An artist of international renown and one of the principal artists to have taken part in numerous exhibitions under the banner of "Arte Povera" since 1967, he has been invited to exhibit at the most important art events and has had solo exhibitions in the most significant international museums and galleries. His art is based on inventions: architectural structures (the progression of tables, spirals or the better known igloos...), pictorial constructions (which he has realised since the inception of Merz as artist), the cyclical, natural and numerical development of the elements (the application of Fibonacci’s numerical progression), the use of materials rejected by society (broken glass, old newspapers...), and strategic declarations and the use of ("Se il nemico si concentra perde terreno, se si disperde perde forza", "Objet cache-toi", "Città irreale"...) that are inserted into his works as axioms.

Text freely extracted from "Mario Merz. Voglio fare subito un libro", Hopefulmonster, 1985

Mario Merz (1925 - 2003) has directly worked in many public spaces during his career, including: the Guggenheim Museum, New York, USA; the Castello di Rivoli Museo d'Arte Contemporanea (Turin); the metro systems of Naples and Berlin, Germany; Zurich railway station, Switzerland; the tramway line in Strasbourg, France, and the Mole Antonelliana in Turin. His work has been exhibited in prestigious institutions worldwide, including: Museo Nacional Centro de Arte Reina Sofía, Madrid, Spain; DIA Art Foundation, New York, USA; Pirelli Hangar Bicocca, Milan; Tate Modern, London, UK; Walker Art Center, Minneapolis, USA; Stedelijk Van Abbemuseum, Eindhoven, Netherlands; Whitechapel, London, UK; ARC/Musée d'Art Moderne de la Ville, Paris, France; Kunsthalle, Basel, Switzerland; Moderna Museet, Stockholm, Sweden; Galleria Civica d'Arte Contemporanea, Trento; Centro di Arte Contemporanea Luigi Pecci, Prato; Kunsthaus, Zurich, Switzerland. He participated in 1979 in the Sydney Biennale, in 1982 and 1992 respectively in Documenta 7 and 9 in Kassel, Germany, and in the Venice Biennales of 1976, 1978, 1986 and 1997, the latter curated by Germano Celant. In 2001 he received an honorary degree from the DAMS of Bologna, while in 2003 he was awarded the Praemium Imperiale for Sculpture by the Japan Art Association.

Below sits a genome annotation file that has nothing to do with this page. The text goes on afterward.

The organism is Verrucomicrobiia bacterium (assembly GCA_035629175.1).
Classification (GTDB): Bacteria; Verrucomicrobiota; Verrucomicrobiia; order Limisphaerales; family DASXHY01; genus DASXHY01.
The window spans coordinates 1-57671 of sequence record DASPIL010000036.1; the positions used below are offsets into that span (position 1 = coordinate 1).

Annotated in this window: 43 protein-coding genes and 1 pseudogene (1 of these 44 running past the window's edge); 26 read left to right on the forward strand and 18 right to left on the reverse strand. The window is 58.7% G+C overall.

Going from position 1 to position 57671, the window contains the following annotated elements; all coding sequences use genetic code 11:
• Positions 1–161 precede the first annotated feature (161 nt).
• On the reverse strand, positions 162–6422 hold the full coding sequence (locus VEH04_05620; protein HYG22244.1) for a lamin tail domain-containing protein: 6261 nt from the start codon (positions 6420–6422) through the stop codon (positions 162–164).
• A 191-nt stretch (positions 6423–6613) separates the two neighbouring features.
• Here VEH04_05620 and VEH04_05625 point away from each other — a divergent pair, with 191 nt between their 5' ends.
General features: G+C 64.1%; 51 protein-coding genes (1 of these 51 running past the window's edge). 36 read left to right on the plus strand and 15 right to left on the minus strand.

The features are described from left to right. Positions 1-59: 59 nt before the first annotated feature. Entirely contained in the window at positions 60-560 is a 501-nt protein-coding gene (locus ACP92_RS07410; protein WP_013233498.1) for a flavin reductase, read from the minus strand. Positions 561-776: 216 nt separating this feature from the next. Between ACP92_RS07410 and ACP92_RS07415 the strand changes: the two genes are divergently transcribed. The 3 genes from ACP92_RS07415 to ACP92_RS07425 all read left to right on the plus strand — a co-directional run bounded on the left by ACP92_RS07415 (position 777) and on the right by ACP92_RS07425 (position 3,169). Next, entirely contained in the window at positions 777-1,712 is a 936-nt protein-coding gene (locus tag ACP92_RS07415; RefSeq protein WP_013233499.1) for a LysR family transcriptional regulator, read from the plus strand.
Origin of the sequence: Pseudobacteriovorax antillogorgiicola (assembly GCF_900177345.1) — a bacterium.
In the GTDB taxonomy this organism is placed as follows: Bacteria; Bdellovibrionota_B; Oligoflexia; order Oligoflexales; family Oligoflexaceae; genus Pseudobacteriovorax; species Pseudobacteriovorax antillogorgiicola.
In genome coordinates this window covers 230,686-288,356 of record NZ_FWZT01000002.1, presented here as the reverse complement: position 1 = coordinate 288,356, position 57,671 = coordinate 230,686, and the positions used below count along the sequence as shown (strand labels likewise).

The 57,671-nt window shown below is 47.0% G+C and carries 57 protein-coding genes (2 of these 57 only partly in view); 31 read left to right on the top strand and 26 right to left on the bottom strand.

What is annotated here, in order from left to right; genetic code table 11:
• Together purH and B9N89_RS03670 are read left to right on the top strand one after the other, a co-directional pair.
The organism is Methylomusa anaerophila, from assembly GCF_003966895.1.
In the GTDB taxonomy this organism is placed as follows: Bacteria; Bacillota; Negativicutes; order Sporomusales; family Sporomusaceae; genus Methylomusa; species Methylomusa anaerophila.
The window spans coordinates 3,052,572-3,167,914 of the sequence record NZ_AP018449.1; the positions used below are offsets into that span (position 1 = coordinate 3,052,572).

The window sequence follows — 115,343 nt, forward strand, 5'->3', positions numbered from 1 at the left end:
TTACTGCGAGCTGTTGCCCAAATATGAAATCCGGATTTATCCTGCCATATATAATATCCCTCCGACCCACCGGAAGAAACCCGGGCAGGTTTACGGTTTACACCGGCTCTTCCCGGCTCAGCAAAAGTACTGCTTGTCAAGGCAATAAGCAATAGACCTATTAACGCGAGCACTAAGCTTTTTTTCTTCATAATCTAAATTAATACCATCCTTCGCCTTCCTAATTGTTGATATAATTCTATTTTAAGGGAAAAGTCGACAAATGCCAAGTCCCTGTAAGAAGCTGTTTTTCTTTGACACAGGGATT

Photo © Paolo Mussat Sartor